100 movies for 100 years of Turkish film
ISTANBUL - Anadolu Agency
Preparations for the 100th year celebration have already begun, with Turkish directors such as Nuri Bilge Ceylan, Uğur Yücel, Mahsun Kırmızıgül, Özcan Deniz and Çağan Irmak expected to make productions in time for the centenary.Players in Turkey’s movie sector have set themselves the ambitious target of producing 100 Turkish films next year as part of a plan to mark the 100th anniversary of the industry in the country.
Preparations for the celebration have already begun, with Turkish directors such as Nuri Bilge Ceylan, Uğur Yücel, Mahsun Kırmızıgül, Özcan Deniz and Çağan Irmak expected to make productions in time of the centenary.
The first recorded movie in Turkish history is Fuat Uzkınay’s documentary, “The Destruction of the Russian Monument in Ayastefanos” (Ayastefanos’daki Rus Abidesinin Yıkılışı), which was produced in 1915.
After years in the wilderness in the wake of the 1980 coup, Turkish films have gone from strength to strength in recent years, with Turkish films now competing with Hollywood productions for domestic audiences.
Some 91 Turkish films are on screen this year. In contrast, only 60 were produced last year, while only 75 hit theaters in 2011.
Turkish cinema increased its audience numbers and its box office numbers during the first half of the year. In the first six months of last year, 54 percent of cinemagoers opted for Turkish films, while in the first half of 2013, this number increased to 64 percent. Turkish cinema income has also increased 38 percent to 153.3 million Turkish Liras this year.
According to Culture and Tourism Ministry Cinema General Directorate officials, the number of films hitting screens in Turkey increased by 10 percent this year to reach 26.1 million.
Some 16.8 million viewers have come through the movie turnstiles this year, an increase of 32 percent. During the first half of the year, many Turkish productions attracted more viewers than foreign productions, according to figures.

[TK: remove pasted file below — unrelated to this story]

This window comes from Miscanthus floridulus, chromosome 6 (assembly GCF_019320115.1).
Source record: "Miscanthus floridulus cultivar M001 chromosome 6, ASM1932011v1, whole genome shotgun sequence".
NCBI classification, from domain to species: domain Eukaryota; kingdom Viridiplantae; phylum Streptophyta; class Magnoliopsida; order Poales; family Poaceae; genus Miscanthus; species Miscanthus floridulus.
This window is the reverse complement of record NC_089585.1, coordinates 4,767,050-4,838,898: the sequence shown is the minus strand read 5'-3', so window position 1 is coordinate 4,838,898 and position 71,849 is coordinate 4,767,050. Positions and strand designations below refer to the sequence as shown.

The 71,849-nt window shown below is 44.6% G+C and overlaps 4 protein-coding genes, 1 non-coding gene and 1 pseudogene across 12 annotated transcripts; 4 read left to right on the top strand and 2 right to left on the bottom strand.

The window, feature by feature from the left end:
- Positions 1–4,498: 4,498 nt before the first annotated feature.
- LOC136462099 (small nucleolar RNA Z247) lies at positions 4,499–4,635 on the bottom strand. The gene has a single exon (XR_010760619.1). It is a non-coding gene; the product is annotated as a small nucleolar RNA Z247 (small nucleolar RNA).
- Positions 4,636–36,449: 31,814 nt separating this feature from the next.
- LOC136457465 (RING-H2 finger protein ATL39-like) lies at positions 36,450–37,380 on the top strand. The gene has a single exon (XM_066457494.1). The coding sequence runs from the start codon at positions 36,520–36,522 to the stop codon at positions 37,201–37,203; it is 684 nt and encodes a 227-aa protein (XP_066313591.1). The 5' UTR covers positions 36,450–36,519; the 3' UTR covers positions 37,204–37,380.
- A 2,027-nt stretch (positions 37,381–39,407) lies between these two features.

Focus on foreign festivals
With its newfound strength, Turkish films are increasingly taking pride of place at international festivals, as evidenced by the Shanghai Film Festival’s recent decision to name Turkey the guest of honor at it 2013 edition. Among the films screened last month were “The Taste of Poetry” (Şiirin Tadı) directed by Savaş Baykal, which competed for a Golden Goblet award, as well as Ömer Can’s movie “King of the Cotton” (Toprağa Uzanan Eller).
Speaking to the Hürriyet Daily News, Can said it was very important to appear at the Shanghai Film Festival as the event is one of the most important international film festivals in the region. “It is very important for the Turkish film industry to reach the Chinese market because our film industry is not close to the Far East film industry.”
Can suggested it was important for the industry to continue its initiatives to help Turkish films break into the Chinese market.
Orhan Koçak, who worked on “King of the Cotton” in terms of visuals, said the Chinese market was very important because it was third largest in the world after only Hollywood and Bollywood. “Meanwhile, it took second place in box-office figures,” said Koçak, adding that in 2012, more than 800 films were created in China.
“That’s why the movie producers are creating movies considering the Chinese market. This is a must,” said Koçak.
The Shanghai Film Festival is the Cannes fest of the Far East and Asia, Koçak said. “Chinese producers eye film producers at the film festival very closely, and that’s why this is a very important moment for Turkey.”
Koçak also said this would be a great opportunity for Turkey’s future in the cinema industry.